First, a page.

How I Beat the Internet Marketing Odds and You Can Too
I want to tell you a short story about how I beat impossible odds and ended up a thought leader with a fair amount of brand fame… and how you and your company can do that too.
Back in 2004, I was like a lot of people: just an untrained guy who wanted to have his own business doing something he was good at that would help other people. I wanted to get enough consulting clients to get paid and do my part bringing home the bacon.
But I struggled because there were so many blogs and competitors out there. I just couldn’t get enough attention or leads or clients to make it. It was hard. I was frustrated! Have you felt like that?
Now, I’ve always believed in and been grateful for freedom, for the American dream of being in control of my own business, and for the opportunities we have with capitalism and to decide on our own career. I didn’t want to work for somebody else. I wanted to be “the man”, not work for the man!
I just wanted to build something special that helped other people, something they appreciated. Isn’t that what we all want?
And then I saw opportunity: the Internet. This was it. A huge phenomenon that suddenly gave us all the opportunity to easily do business with people all over the country- even the world!
I was excited because it seemed like the Internet would change everything in business- and I wanted to get in on that! Wouldn’t you?
But the odds were stacked against me because I had no schooling in internet marketing, I had no savings to bank on, and there was no reason for people to come to my website or business instead of anyone else’s.
I had done a lot of different types of work in my life, but I wanted to focus and get good at one thing. I was married and my wife had been the bigger breadwinner and I wanted to make more money to help her out and feel better about myself.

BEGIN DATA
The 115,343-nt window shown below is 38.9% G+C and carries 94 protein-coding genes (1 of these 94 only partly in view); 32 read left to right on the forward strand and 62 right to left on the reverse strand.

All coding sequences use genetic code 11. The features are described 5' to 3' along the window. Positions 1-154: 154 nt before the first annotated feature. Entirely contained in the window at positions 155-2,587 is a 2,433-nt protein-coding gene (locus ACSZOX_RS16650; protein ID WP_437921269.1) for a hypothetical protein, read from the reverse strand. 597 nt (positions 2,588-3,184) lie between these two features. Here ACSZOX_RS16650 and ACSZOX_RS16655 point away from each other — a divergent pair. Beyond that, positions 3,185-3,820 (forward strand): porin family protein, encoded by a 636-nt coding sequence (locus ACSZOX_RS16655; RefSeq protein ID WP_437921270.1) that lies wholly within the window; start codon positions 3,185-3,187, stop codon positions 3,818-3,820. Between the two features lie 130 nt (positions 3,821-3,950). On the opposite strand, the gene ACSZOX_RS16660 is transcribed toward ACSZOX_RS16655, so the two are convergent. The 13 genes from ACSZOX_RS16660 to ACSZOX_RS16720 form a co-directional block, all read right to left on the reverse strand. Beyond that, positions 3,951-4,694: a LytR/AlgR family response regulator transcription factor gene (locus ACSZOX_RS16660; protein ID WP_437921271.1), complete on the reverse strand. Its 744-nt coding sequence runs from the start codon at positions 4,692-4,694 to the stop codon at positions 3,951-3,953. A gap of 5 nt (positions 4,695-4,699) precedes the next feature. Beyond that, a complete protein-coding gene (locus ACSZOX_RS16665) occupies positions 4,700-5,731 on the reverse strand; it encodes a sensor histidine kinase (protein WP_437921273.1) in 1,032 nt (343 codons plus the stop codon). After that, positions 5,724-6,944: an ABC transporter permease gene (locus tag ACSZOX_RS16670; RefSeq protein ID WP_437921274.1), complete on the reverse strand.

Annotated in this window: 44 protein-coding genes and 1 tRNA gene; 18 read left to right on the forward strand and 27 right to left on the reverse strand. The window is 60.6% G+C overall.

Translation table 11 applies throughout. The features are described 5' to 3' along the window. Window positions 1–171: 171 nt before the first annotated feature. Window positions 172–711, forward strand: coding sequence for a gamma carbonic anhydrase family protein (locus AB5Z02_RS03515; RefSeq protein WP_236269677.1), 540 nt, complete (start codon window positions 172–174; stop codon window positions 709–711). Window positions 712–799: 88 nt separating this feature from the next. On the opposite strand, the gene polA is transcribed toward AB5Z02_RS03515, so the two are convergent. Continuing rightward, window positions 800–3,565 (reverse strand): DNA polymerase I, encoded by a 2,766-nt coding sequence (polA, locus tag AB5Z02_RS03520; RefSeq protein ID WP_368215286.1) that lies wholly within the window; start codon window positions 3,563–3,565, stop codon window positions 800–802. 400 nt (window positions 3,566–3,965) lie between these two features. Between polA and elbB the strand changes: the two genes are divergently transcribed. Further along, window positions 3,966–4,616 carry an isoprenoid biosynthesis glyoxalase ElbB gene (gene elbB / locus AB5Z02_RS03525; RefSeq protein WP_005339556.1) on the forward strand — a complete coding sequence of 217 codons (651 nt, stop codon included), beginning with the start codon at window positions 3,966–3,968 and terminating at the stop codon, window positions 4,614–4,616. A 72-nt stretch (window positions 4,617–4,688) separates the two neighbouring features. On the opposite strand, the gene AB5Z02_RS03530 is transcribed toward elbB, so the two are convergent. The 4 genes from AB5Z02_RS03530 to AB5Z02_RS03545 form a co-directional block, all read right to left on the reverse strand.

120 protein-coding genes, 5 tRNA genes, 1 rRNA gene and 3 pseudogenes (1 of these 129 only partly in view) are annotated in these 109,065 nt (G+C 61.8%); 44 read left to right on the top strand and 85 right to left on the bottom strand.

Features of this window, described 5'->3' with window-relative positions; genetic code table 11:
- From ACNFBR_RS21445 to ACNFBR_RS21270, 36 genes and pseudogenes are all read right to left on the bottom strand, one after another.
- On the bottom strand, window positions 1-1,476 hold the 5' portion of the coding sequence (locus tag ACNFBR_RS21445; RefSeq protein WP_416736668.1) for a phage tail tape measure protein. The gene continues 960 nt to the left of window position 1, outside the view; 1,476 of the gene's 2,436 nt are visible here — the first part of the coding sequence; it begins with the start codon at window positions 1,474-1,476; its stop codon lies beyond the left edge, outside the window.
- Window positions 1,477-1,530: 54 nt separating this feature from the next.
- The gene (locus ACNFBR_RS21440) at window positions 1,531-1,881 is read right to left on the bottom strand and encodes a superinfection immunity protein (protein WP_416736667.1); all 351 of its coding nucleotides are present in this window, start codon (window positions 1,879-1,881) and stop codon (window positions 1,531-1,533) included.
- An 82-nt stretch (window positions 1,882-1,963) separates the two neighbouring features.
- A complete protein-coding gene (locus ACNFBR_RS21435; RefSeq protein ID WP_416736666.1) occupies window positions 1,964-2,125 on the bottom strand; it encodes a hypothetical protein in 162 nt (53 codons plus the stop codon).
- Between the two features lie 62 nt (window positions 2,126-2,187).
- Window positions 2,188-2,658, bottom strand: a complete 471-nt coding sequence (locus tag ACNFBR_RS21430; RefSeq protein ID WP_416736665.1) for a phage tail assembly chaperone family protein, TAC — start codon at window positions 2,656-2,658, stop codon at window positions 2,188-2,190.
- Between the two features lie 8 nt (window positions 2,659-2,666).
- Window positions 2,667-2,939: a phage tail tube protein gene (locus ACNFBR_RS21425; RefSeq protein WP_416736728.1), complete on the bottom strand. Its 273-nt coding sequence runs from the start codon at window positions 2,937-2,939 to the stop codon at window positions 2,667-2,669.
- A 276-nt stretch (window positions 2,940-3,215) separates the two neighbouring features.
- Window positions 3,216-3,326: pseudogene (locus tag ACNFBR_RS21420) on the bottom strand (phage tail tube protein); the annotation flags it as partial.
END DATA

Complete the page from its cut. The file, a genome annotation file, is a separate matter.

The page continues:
The internet was growing and people were making lots of money, but not me. Ever felt left out like that?
I was going up against much bigger companies, like training companies that had dozens of bloggers, and internet marketing teachers with a 3-4 year head start on me. I didn’t know anybody who had succeeded at this. I had no connections at all.
I had to get trained. So I got on the Internet and took some online courses. I went and had coffee with the marketing guy in my local San Diego networking group. I read tons and tons of blogs.
And at first, I made A LOT of mistakes. I was super-excited to make some money with Google AdSense, putting their ads on my alternative medicine site, but then the Google search algorithm changed and I lost most of my traffic. That was depressing. Don’t you wish Google was easier?
I started an AdWords consulting business but I couldn’t get enough clients.
Feeling a bit beaten, I took a job as an eCommerce manager for an outdoor store and spent a year building their online store, only for them to tell me, “Brian, we just don’t want to invest in buying enough inventory for the online store to succeed.”
Back to square one, dang it.